Discrimination by all International Standards

Discrimination by all International Standards

Bosnia and Herzegovina cares the least about it’s children among nine countries in the region

Laws on children protection are not bad but they are poorly implemented in Bosnia and Herzegovina, the latest research showed. Not all children have the same opportunities for education, alternative care, play and recreation – those are some of the devastating conclusions of Child Protection Index on children with developmental difficulties.

Written by: Semir Mujkic (for full version on BHS language click HERE)

Photo: Haris Calkic

Bosnia and Herzegovina cares and protects the least the children, of all countries in the region where Child Protection Index research was done. This research was made for the first time in BiH. The marks awarded to Bosnia and Herzegovina show that there is not good enough system that protects children from violence, poverty and exploitation.

Index asses on how the countries implement the United Nations Convention on the Rights of the Child and uses it’s specific articles for child protection and principles of systematic approach of child protection, said the description of the Index.

On a scale from zero to five Bosnia and Herzegovina was not awarded with more than 0.5 in any of the researched areas.

Index is a joint initiative of World Vision and ChildPact. Organization Nasa djeca (Our Children) from Zenica was one of the organisations which worked on the Index for Bosnia and Herzegovina.

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Laws on children protection are not bad but they are poorly implemented in Bosnia and Herzegovina, the latest research showed. Not all children have the same opportunities for education, alternative care, play and recreation – those are some of the devastating conclusions of Child Protection Index on children with developmental difficulties.

Bosnia and Herzegovina does not have a unique state-level register of children with developmental difficulties. Not all children with developmental difficulties, depending on where they live, have a teaching assistant which helps them to follow school curriculum, although they have a right to have one by the law and the state in obliged to provide them one.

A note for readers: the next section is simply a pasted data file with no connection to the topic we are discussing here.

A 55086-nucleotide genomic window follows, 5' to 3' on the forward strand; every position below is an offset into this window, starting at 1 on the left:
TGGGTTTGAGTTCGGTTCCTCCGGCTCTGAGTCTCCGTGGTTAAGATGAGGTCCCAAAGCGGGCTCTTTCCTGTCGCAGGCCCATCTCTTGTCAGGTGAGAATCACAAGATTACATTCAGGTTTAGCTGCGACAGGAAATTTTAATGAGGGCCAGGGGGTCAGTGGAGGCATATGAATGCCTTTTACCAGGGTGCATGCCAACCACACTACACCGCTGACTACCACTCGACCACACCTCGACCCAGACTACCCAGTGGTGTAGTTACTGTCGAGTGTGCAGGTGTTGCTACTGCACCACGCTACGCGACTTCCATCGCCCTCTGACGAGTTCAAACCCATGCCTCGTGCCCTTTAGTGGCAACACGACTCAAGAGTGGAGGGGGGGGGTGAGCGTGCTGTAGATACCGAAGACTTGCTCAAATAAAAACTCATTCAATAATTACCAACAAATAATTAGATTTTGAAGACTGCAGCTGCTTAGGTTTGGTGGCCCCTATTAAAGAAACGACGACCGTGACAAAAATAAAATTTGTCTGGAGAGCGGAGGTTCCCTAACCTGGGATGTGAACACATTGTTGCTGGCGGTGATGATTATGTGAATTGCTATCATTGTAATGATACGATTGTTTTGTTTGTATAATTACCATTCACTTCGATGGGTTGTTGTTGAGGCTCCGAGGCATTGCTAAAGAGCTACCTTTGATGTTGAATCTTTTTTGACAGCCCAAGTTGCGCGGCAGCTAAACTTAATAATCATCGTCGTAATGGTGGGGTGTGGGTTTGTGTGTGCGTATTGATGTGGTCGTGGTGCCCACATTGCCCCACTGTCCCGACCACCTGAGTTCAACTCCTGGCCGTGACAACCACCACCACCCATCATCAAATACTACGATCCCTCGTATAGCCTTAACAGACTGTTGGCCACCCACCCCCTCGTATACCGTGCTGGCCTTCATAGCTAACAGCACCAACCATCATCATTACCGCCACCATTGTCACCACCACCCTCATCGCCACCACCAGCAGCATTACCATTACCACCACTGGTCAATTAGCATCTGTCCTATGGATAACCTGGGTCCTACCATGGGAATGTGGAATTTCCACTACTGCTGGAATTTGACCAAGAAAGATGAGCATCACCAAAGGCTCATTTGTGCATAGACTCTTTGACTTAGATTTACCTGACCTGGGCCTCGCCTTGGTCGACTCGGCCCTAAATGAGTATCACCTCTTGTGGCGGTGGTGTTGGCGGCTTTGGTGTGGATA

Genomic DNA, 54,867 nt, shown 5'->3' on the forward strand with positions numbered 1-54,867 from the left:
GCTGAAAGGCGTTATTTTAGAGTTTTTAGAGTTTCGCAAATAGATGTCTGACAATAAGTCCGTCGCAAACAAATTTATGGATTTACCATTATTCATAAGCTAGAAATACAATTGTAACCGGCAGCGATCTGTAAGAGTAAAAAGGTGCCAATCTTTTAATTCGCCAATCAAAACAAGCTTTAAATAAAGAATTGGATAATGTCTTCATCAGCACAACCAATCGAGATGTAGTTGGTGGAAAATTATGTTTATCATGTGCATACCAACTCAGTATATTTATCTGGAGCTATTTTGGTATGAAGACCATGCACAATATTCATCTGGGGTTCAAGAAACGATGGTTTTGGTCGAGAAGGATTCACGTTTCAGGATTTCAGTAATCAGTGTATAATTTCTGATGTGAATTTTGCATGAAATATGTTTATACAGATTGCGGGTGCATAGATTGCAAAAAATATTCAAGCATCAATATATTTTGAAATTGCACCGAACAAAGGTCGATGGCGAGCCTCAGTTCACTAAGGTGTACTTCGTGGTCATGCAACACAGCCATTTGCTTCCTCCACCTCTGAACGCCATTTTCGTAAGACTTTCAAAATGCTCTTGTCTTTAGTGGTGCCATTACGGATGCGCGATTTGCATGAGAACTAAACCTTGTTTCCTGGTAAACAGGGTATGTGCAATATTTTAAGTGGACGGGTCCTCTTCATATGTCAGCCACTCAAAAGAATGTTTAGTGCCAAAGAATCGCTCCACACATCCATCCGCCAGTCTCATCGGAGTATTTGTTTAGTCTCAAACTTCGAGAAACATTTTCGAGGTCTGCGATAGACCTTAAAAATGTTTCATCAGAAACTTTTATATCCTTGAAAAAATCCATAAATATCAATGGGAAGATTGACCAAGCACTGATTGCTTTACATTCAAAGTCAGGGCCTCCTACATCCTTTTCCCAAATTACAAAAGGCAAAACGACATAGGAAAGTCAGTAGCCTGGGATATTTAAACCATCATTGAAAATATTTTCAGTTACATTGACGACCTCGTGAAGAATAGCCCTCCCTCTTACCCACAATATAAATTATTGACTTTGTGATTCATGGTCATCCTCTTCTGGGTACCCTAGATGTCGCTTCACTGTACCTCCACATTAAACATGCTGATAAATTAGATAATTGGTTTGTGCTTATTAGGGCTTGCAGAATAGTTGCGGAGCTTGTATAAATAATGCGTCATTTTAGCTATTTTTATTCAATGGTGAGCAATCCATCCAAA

Parents’ complaints are frequent to the Department for Following the Rights of a Child in The Institution of Human Rights Ombudsman of BiH, said Aleksandra Marin-Diklic, head of the Department.

“We proudly say that we ratified all conventions but the question is what do we do in practice,” said Marin-Diklic.

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While there is not enough money for teaching assistants for children with developmental difficulties, the state prime minister and the other ministers have around 50 assistants or advisors. Just for their salaries, in one of 14 governments in the country, every month around 120.000 KM is allocated for these purposes.

Ombudsmen are warning for years that centers for social work do not have enough professional staff to work with children with developmental difficulties nor with children who have other problems.

“Only bigger cities have enough capacities,” said Aleksandra Marin-Diklic and added that “in some smaller centers there are more workers who are not experts at all”.

Families with children with developmental difficulties are left alone – it is a sentence at the beginning of Omudsmen’s report, a part about a case of a girl with sight difficulties and a moderate mental retardation whose father did not have enough money to pay for an expensive treatment in Zagreb. Parents had to sell the family house to pay for the treatment.

Aleksandra Marin-Diklic, based on her longtime experience, said that there is child discrimination in Bosnia and Herzegovina based on where they live and added there is a difference in opportunities for a child with difficulties from the countryside and from cities.

“It is discrimination by all international standards, I can not put it another way,” said the head of Department for Following the Rights of a Child.

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Child Protection Index consist of analysis of developing policies, it’s implementation, capacity and accountability in Child Protection system and coordination of institutions for Child Protection. As the Index in each country was made in the same way, it is possible to compare which country does the job better or worse and a final goal of the Index is to point out which areas of child protection needs improvement.

Child Protection Index will be made and published every or every second year “to encourage the policy changes, regional cooperation and warn countries when they are off the path of child protection,” said the Index description.

 

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